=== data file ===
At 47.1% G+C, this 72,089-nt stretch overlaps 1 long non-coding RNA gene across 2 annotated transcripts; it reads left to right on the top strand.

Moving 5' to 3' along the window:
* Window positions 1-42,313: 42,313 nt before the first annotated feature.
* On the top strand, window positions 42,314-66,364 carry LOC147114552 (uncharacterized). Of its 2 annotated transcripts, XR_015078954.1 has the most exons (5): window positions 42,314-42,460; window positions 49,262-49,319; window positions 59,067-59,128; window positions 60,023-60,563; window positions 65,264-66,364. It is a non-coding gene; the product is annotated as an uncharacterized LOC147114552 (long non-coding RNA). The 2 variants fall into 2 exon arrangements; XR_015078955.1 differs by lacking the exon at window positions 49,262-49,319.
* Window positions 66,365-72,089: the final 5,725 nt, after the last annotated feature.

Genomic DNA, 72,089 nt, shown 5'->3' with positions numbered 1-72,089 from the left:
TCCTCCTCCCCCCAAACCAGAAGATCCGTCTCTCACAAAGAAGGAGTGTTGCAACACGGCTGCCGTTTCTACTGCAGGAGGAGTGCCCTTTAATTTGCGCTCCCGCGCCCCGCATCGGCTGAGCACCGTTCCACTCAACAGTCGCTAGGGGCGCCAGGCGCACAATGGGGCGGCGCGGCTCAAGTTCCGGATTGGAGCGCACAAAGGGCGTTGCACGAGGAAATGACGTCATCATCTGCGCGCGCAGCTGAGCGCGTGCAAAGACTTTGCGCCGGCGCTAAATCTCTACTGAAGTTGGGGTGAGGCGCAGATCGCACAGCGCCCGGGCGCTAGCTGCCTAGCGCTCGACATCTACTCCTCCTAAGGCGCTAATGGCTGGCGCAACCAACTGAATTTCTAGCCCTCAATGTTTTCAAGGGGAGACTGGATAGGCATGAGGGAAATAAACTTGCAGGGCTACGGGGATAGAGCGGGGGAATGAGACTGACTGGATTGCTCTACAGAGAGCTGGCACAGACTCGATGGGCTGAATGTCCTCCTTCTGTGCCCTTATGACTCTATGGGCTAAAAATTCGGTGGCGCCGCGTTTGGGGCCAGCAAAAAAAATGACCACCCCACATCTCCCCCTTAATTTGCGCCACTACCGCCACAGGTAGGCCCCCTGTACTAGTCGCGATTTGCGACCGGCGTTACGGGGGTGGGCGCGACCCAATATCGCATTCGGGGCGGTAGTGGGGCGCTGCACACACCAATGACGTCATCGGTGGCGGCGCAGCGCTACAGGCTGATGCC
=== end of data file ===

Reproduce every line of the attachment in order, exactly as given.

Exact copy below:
At 47.1% G+C, this 72,089-nt stretch overlaps 1 long non-coding RNA gene across 2 annotated transcripts; it reads left to right on the top strand.

Moving 5' to 3' along the window:
* Window positions 1-42,313: 42,313 nt before the first annotated feature.
* On the top strand, window positions 42,314-66,364 carry LOC147114552 (uncharacterized). Of its 2 annotated transcripts, XR_015078954.1 has the most exons (5): window positions 42,314-42,460; window positions 49,262-49,319; window positions 59,067-59,128; window positions 60,023-60,563; window positions 65,264-66,364. It is a non-coding gene; the product is annotated as an uncharacterized LOC147114552 (long non-coding RNA). The 2 variants fall into 2 exon arrangements; XR_015078955.1 differs by lacking the exon at window positions 49,262-49,319.
* Window positions 66,365-72,089: the final 5,725 nt, after the last annotated feature.

Genomic DNA, 72,089 nt, shown 5'->3' with positions numbered 1-72,089 from the left:
TCCTCCTCCCCCCAAACCAGAAGATCCGTCTCTCACAAAGAAGGAGTGTTGCAACACGGCTGCCGTTTCTACTGCAGGAGGAGTGCCCTTTAATTTGCGCTCCCGCGCCCCGCATCGGCTGAGCACCGTTCCACTCAACAGTCGCTAGGGGCGCCAGGCGCACAATGGGGCGGCGCGGCTCAAGTTCCGGATTGGAGCGCACAAAGGGCGTTGCACGAGGAAATGACGTCATCATCTGCGCGCGCAGCTGAGCGCGTGCAAAGACTTTGCGCCGGCGCTAAATCTCTACTGAAGTTGGGGTGAGGCGCAGATCGCACAGCGCCCGGGCGCTAGCTGCCTAGCGCTCGACATCTACTCCTCCTAAGGCGCTAATGGCTGGCGCAACCAACTGAATTTCTAGCCCTCAATGTTTTCAAGGGGAGACTGGATAGGCATGAGGGAAATAAACTTGCAGGGCTACGGGGATAGAGCGGGGGAATGAGACTGACTGGATTGCTCTACAGAGAGCTGGCACAGACTCGATGGGCTGAATGTCCTCCTTCTGTGCCCTTATGACTCTATGGGCTAAAAATTCGGTGGCGCCGCGTTTGGGGCCAGCAAAAAAAATGACCACCCCACATCTCCCCCTTAATTTGCGCCACTACCGCCACAGGTAGGCCCCCTGTACTAGTCGCGATTTGCGACCGGCGTTACGGGGGTGGGCGCGACCCAATATCGCATTCGGGGCGGTAGTGGGGCGCTGCACACACCAATGACGTCATCGGTGGCGGCGCAGCGCTACAGGCTGATGCC